Mr Byron: I will be engaging your assistance very soon as my delivery of Sphaerichthys Vaillanti have arrived even as I type this! Alas, they are one day late owing to a UPS screw-up which left them stranded unnecessarily for 24 hours in Portland. Still, five of the six are looking good.

One, alas, is no longer swimming with us.

Congratulations also on the farlowella fry! Good show!

Best to all!
Randy



thousands have lived without love; not one without water.


W.H. Auden in "First Things First"

Last edited by sidluckman; 09-06-2012 at 10:05 AM.
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post #13 of 14 Old 09-06-2012, 12:26 PM
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Quote:
Originally Posted by sidluckman View Post
While nutritive value may be lessened, I hope my cooked broccolli still provides me something. My Mom insisted that it did! I would hate to think these many years later it was all a lie!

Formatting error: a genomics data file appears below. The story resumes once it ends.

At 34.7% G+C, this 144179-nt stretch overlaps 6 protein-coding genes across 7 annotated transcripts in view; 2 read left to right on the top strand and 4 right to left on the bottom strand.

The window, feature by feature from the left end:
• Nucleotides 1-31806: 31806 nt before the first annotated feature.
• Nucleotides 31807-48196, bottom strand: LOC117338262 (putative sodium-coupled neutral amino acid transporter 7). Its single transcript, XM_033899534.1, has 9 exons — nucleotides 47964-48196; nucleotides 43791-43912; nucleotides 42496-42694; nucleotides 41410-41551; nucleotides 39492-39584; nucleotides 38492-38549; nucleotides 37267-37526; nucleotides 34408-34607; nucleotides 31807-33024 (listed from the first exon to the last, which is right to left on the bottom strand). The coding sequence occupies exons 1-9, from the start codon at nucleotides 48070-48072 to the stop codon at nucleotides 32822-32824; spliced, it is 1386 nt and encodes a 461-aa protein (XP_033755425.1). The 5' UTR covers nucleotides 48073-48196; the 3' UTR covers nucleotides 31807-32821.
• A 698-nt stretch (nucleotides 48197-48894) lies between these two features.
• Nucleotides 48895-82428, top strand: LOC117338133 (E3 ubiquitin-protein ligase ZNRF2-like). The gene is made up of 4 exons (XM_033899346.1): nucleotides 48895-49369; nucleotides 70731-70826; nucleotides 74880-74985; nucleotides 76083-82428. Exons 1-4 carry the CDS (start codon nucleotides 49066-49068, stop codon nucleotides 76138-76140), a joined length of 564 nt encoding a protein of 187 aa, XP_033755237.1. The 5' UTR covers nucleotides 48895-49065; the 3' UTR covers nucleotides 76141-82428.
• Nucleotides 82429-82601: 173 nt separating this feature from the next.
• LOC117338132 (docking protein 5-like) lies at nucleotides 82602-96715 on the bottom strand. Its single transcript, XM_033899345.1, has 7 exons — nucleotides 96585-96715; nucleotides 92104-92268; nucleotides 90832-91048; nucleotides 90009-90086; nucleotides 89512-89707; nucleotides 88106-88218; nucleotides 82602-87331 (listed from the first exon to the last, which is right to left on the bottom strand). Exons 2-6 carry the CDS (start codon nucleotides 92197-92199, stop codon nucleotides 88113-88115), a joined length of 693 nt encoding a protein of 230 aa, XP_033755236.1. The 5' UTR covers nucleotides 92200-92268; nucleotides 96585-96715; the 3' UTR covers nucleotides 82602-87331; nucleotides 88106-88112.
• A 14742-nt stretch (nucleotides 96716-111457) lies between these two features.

Likewise, tannins don't simply disappear as a result of heat. Yes, some tannic acid will be lost, but not neutralized.

My concern is how can we in any way be sure of the safety and source of leaves we put in our aquariums? I merely want the person to exercise caution. I recently purchased Ketapang leaves for my own use, but how do I honestly know that the same type of aerial spraying just used in Texas (in defense against West Nile Virus laden mosqitoes) wasn't used on the imported and rather expensive leaves I just bought? How do I know that drift from agricultural products in California (where our friend "Otter" lives) hasn't been present? I used to work in experimental greenhouses and what troubles me about pesticides is the fact that very often they are mixed with chemicals precisely designed to cause them to adhere to leaf surfaces. Personnally I don't care whether they are rinsed or slightly blanched, but however you clean them, clean them well.


Mr Byron: I will be engaging your assistance very soon as my delivery of Sphaerichthys Vaillanti have arrived even as I type this! Alas, they are one day late owing to a UPS screw-up which left them stranded unnecessarily for 24 hours in Portland. Still, five of the six are looking good.

One, alas, is no longer swimming with us.

Congratulations also on the farlowella fry! Good show!

Best to all!
Randy
I can't speak for leaves purchased in a fish store; but hopefully they are safe, as one hopes the wood and rock purchased there is too.